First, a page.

This is how 9/11 is not going to happen again.
In a report released yesterday, FDNY brass outline plans to avoid repeating the mistakes made on 9/11, when 343 firefighters were killed.
The "FDNY Terrorism and Disaster Preparedness Strategy" study comes in response to the scathing 2002 McKinsey Report, which found the department was badly limited by widespread communication failures, poor coordination with other agencies and overall bad planning.
The new strategy includes preparation for multiple disaster scenarios, a buildup of elite firefighters, high-tech equipment development and a procedural overhaul.
"These plans are all based from Sept. 11," Chief of Department Salvatore Cassano told The Post.
The planning effort was led by Deputy Assistant Chief Joseph Pfeifer, head of the FDNY Center for Terrorism and Disaster Preparedness, and one of the first on scene on Sept. 11.
Pfeifer lost his brother, Lt. Kevin Pfeifer, in the attack.
Among the department's goals in the ambitious 34-page plan are:
The preparation of a "Continuity of Operations Plan" establishing a protocol and chain of command in the event that communications are disrupted.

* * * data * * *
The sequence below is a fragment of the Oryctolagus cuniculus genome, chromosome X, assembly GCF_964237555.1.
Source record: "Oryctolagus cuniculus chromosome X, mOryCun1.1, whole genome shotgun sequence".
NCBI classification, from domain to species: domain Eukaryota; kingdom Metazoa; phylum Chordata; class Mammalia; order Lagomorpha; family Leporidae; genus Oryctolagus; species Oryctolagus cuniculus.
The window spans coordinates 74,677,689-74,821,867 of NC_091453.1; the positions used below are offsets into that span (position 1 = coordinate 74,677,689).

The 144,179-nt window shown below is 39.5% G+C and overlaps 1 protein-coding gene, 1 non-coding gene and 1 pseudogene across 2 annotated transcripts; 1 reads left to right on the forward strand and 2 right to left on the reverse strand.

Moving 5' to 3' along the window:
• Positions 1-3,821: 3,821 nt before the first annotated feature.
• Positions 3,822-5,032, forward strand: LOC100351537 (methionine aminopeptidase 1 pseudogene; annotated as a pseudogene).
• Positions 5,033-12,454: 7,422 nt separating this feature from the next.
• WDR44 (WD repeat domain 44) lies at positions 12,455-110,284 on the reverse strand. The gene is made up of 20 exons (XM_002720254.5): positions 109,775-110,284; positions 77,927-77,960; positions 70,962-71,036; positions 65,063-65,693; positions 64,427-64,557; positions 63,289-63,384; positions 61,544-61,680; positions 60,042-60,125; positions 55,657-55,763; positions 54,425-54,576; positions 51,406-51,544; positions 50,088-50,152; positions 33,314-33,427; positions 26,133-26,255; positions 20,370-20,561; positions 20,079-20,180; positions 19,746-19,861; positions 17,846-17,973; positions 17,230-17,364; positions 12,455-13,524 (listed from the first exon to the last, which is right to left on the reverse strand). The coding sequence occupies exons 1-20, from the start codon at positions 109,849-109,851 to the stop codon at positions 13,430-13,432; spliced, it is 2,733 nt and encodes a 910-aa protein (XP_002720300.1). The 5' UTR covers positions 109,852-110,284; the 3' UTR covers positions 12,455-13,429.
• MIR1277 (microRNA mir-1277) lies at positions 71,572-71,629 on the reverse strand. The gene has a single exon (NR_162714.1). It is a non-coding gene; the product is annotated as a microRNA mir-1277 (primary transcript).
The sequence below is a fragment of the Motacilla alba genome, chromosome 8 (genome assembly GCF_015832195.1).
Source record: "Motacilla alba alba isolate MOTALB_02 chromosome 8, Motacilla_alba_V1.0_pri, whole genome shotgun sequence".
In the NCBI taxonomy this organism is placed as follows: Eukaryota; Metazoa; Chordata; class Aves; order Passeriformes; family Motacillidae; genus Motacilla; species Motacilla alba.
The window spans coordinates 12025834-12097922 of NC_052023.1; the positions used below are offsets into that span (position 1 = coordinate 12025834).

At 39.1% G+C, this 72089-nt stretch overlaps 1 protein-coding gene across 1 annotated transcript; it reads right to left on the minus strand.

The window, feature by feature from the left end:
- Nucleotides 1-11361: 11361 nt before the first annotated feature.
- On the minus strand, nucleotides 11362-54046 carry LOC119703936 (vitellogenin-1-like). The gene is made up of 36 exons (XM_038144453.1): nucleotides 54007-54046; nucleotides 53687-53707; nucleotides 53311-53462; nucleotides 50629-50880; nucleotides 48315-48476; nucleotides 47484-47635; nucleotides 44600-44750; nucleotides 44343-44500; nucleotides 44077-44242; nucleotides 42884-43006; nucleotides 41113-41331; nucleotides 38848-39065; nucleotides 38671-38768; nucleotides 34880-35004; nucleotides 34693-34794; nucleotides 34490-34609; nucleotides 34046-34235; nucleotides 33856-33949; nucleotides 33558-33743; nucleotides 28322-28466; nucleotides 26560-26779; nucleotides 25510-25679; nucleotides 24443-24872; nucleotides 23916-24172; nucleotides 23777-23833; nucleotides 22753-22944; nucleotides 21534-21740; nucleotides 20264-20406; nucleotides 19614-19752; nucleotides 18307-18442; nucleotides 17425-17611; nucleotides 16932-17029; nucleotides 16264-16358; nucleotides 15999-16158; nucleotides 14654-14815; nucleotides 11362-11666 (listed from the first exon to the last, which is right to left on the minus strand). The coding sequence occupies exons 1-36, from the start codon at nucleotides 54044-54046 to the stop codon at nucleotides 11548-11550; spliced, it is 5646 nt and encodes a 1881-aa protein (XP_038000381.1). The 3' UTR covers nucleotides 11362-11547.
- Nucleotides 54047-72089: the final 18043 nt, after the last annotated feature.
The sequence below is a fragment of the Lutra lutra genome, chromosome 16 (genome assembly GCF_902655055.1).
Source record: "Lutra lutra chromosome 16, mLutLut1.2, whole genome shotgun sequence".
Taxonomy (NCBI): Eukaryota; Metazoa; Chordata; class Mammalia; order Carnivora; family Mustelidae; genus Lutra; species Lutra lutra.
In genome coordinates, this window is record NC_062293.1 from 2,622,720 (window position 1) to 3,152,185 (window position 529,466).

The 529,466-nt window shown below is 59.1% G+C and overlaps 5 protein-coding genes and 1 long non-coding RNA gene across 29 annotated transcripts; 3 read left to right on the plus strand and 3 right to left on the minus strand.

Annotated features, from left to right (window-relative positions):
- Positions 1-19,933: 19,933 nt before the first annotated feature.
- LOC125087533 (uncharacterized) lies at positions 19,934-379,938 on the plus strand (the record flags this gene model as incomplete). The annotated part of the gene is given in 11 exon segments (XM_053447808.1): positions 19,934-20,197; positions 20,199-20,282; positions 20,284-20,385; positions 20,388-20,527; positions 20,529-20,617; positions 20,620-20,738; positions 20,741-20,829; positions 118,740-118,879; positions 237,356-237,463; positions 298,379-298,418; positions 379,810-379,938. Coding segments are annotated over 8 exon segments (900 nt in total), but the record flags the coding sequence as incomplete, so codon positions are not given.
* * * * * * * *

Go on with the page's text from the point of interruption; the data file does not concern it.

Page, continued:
The development of new chemical, biological, radiological and nuclear bunker gear to allow firefighters to immediately enter a hazardous-material scene without putting on additional protective clothing.
Creation of a training program to help firefighters and medical responders identify suspicious materials, activities and symptoms.
"The 'Strategy' gives a clear and concise road map on how the FDNY can best protect millions of New Yorkers," Fire Commissioner Nicholas Scoppetta said.
The report claims that the department has decentralized command and response resources so each borough is prepared to deal with a disaster independently.
Since the McKinsey Report highlighted massive failures in radio communications at the World Trade Center, the department has said its radios are now tuned to the same frequencies as other city agencies.
But the report revealed that the FDNY also intends to work with the city's Department of Information Technology & Telecommunications to create a new wireless radio system.
Republished with permission of The New York Post.